“Triggers for stress and trauma are happening everywhere all the time,” says Dr. Gerbarg. “Adults are very concerned about the effects this war will have on the children in Ukraine, who must live with these traumas, the loss of family members, being displaced, being in refugee camps and more.”
Dr. Gerbarg offers seminars on integrating their mind-body practices into psychotherapy, while Dr. Brown teaches advanced techniques for people who may need specialized instruction, for example, military personnel or those with serious physical injuries.
ONE BREATH AT A TIME
During the teacher training sessions, attendees are taught how to teach the practices in-person or online and how to adapt the practices for people who may have physical conditions, respiratory problems or emotional disorders. They are also taught how to adapt the teaching methods for different cultures and steps to take if someone should have a negative reaction.
Trauma techniques were tailored for Ukrainians and practices had to be softened and slowed down because many people were physically sensitive due to the bombings, and they could be triggered by loud sounds or vibrations. Also, imagery exercises for children were changed, for example, from a clear blue sky, which could be associated with bombs falling, to a quiet secret garden of their own.
Feedback has been positive. Dr. Gerbarg remarks, “Some of the people I have trained said this is the first time in months that they stopped shaking or this is the first time they’ve been able to hear a siren go off and not have a panic attack.”
Ukrainian psychologists and psychiatrists told Dr. Gerbarg that while they were busy taking care of as many people as they could, they were also spending nights and weekends studying trauma courses. Many of them were struggling with their own depression and exhaustion, while trying to take care of their patients. Professionals found the Breath-Body-Mind Foundation courses helpful in several ways. They reported that the breath practices calmed them, restored their ability to sleep, relieved their depression, increased energy, rid their headaches and made it possible for them to feel normal again.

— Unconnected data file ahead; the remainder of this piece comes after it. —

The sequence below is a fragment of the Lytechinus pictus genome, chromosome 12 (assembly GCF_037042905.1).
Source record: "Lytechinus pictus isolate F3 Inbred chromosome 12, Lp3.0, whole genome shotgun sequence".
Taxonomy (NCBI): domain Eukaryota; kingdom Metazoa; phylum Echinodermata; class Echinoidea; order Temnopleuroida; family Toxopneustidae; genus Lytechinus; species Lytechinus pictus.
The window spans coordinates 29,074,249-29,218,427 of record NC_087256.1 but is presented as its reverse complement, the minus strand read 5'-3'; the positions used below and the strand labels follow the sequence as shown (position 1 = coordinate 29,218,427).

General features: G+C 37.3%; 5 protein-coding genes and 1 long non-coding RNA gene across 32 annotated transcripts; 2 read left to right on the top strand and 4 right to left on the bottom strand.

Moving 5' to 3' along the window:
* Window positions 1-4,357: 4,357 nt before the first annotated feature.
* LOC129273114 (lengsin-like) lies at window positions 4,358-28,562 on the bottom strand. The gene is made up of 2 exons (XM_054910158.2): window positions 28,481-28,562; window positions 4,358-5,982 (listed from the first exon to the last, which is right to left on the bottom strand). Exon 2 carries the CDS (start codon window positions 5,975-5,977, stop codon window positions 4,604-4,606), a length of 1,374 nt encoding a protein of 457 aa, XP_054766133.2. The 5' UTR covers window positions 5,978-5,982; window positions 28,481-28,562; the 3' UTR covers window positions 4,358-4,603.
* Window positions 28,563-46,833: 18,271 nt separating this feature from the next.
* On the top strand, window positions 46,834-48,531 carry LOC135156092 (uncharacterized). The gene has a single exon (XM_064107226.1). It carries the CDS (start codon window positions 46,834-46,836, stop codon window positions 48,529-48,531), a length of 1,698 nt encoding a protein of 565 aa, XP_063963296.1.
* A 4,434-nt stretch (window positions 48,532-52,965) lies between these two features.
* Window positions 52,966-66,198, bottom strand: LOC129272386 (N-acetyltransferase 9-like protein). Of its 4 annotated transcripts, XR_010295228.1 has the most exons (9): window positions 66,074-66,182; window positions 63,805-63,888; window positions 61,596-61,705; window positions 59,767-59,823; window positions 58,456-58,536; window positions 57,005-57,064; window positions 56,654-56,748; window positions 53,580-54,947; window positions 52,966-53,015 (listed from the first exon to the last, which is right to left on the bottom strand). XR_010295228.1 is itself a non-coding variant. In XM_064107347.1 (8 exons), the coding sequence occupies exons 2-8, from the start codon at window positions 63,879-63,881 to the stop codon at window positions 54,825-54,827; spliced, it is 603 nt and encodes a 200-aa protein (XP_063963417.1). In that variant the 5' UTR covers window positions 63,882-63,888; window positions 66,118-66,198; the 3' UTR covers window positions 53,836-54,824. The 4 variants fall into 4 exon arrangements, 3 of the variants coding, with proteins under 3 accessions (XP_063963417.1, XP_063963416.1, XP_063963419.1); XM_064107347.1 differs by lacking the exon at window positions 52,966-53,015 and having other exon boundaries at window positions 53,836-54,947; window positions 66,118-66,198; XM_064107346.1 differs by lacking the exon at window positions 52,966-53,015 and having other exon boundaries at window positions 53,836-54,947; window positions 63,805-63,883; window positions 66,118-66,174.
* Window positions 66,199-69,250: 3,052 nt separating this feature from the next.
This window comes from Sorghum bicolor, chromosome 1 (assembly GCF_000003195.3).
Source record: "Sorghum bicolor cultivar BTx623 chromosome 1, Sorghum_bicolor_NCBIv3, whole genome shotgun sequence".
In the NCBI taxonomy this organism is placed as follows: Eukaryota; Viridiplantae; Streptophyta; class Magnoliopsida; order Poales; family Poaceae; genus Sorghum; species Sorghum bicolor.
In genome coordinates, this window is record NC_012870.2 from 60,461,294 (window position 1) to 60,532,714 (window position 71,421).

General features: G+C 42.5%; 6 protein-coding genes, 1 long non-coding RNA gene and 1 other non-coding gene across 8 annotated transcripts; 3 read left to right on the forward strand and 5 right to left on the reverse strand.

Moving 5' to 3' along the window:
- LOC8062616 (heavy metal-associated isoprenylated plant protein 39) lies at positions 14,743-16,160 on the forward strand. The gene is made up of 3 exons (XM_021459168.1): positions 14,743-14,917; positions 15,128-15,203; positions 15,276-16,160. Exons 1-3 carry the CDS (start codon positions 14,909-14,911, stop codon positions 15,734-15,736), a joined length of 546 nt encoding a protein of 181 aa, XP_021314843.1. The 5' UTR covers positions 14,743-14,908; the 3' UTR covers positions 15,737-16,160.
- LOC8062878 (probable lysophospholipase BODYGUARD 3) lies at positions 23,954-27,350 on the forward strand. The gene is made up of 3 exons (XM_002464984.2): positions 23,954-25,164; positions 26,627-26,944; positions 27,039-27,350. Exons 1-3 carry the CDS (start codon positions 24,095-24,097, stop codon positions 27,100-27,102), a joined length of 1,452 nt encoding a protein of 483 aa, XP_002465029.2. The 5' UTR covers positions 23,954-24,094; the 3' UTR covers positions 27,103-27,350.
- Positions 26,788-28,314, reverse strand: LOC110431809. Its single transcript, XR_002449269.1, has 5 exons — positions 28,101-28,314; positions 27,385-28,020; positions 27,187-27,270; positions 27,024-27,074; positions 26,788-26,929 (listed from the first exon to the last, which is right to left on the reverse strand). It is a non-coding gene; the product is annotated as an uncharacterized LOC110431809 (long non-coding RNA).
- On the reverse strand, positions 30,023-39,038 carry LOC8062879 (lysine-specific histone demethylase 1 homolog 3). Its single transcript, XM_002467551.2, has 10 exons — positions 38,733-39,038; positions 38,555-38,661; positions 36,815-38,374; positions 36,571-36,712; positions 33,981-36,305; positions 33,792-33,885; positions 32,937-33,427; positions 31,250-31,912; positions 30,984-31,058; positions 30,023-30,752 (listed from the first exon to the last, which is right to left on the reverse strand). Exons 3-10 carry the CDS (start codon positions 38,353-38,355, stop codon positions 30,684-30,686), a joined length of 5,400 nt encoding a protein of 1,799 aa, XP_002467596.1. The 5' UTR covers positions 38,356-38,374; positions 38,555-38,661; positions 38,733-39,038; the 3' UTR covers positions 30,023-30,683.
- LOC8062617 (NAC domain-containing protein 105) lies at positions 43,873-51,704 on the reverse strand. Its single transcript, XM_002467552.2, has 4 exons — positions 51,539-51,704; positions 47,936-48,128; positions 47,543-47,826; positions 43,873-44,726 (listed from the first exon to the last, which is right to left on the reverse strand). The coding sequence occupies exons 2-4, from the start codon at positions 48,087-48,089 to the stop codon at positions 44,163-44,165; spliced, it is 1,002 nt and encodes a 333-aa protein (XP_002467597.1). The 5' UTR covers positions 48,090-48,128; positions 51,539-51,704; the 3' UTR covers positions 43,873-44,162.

“They told us that our teachings were different because we treated them with respect and acknowledged that they know a lot too,” Dr. Gerbarg says. “Also, we taught them how to take care of themselves. You have to be in the right psychophysiological state in order to be able to convey these practices effectively and help other people.”
THE FUTURE OF TREATMENT
In addition to underscoring the importance of spotting signs of PTSD, Dr. Sabban’s work underscores the need for better treatment. “An estimated one in 13 people will develop PTSD at some point in their lives, so finding treatment or ways to prevent it is important for all of us,” Tanelian says. “Most studies of PTSD are performed on males and the majority of treatments are based on males’ responses,” Tanelian says. Since women have a higher risk than men of developing PTSD, finding sexspecific treatments is essential. “What is true for one sex is not necessarily true for the other,” she adds.
What is true is that stress, which contributes to more than two-thirds of illnesses that physicians treat, including cardiovascular disease, hypertension and depression, takes a sizeable toll on public health, says Chia-Ching Chen, Ed.D., M.A., M.S., CHES, professor of public health and director of the health education certificate program in the SHSP. “PTSD can be considered a social determinant of health which, according to some studies, connects the experience of traumatic events with physical health outcomes,” Dr. Chen says. “Identifying clinical and research opportunities to impact the pathways between social determinants and health is critical in public health,” she says.
Eliminating sources of stress would be ideal, yet virtually impossible. So, until that time, NYMC remains committed to providing tools to keep stress at bay and make PTSD a predictable and treatable disease in the future.